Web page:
Urban Exploration – AMCOR Factory, Melbourne, Victoria

I called this site Autopsy Of Adelaide as I wanted to document the forgotten history of Adelaide and the fleeting nature of things as Adelaide transitions to a modern and bustling city.  But of course abandonment, loss of history and the demise of manufacturing are not limited to South Australia.  And so last year we packed the car and headed the 750 kilometres across the border to Melbourne.  I had a few locations listed that I wanted to visit.  We were fortunate that some contacts in Melbourne made us aware of a massive site that was in the advanced stages of demolition.

Amcor paper manufacturing had operated from a 16 hectare site in suburban Melbourne for nearly 100 years.  But, with ever increasing environmental demands, ageing infrastructure and a desperate need for development land for housing, the factory closed in 2013.  By the time we arrived only the large machine house and turbine house remained standing.

alphington-paper-mill_site_aerial-view

Samuel Ramsden, a Yorkshire man, founded the first paper mill in Victoria on the banks of the Yarra River.  This was the Australian Paper and Pulp Company which for most of its history was called The Australian Paper Manufacturers Ltd. until it changed its name in 1986 to Amcor.  In 1918 the company opened its mill in the suburb of Fairfield where it remained until it’s 2013 closure.  The land was originally a large Yarra bank property named ‘Woodlands’ but soon became the largest industrial complex in the area.

The mill expanded during the 1930s with a 15-ton turbo electric generator bought in 1932 and transported in two halves from Victoria Dock to Fairfield.  This was a huge technological advance for the mill as the generator was one of the first of its kind to be used in private industry in Australia.  It also established an early form of household recycling with a call to households to sponsor charities to collect waste paper and sell it to the A.P.M. for recycling into cardboard.  Further expansions in the post-war boom of the 1950s saw the construction of a new boiler house, pump house and machine rooms.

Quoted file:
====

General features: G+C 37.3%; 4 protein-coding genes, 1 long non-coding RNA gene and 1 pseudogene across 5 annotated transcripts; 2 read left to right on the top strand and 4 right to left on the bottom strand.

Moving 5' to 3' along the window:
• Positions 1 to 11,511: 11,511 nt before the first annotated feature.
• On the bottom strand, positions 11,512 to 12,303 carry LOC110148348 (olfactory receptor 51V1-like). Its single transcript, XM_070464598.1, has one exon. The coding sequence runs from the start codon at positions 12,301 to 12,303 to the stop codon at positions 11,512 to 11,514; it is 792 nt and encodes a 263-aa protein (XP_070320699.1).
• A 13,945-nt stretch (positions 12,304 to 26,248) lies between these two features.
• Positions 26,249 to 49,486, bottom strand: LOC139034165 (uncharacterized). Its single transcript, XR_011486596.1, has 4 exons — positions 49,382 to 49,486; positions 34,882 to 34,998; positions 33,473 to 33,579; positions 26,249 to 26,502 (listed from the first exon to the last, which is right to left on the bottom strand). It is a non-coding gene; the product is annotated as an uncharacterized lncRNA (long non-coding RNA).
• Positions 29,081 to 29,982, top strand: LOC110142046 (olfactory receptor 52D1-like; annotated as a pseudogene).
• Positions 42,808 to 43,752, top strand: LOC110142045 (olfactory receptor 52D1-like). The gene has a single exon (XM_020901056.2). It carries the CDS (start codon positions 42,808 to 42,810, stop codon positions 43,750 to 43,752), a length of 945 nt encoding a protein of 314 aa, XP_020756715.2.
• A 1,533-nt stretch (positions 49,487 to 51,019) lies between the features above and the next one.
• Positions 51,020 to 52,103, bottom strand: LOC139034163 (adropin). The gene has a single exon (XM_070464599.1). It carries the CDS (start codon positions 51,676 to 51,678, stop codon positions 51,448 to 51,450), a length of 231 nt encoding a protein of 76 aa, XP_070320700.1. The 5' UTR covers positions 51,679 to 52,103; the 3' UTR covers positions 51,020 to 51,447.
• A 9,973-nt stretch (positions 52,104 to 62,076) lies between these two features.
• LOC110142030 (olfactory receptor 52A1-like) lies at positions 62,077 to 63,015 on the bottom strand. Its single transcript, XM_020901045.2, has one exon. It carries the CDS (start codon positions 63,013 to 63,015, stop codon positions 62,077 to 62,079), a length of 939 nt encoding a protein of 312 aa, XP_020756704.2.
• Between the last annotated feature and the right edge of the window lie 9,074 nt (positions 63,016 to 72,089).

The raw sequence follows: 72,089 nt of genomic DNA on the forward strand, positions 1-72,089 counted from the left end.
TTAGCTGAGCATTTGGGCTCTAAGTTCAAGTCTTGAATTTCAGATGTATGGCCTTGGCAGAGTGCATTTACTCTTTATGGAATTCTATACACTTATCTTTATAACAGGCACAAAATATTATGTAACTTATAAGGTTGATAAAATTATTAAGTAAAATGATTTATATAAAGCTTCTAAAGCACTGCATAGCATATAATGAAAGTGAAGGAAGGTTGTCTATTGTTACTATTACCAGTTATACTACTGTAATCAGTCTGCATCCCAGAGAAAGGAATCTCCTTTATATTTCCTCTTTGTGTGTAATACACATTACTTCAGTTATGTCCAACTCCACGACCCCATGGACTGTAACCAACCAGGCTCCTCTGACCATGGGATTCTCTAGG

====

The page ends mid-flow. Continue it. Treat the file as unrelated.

In 2013, the company, now known was Amcor, opted to consolidate operations to Botany in New South Wales and close the Fairfield site.

I hope you enjoy this look inside.

One thought on “Urban Exploration – AMCOR Factory, Melbourne, Victoria

  1. Loved driving past this iconic building as a kid in the 80’s, then over the iron bridge. It was a treat because I didn’t live in Melbourne and I never knew if we’d pass it or not. I don’t know what I found appealing about this windowless brick giant, perhaps being such a big building with no windows – the possibilities of what was hidden inside was endless – a mordern day Willy Wonka factory. I drove past today after not seeing it for 15 years and both are gone….. Kids today don’t look out the car windows any more, they just look at the screen infront of them, so I guess it doesn’t matter if it’s gone because there isn’t anyone looking at it to inspire their imagination.

    Like

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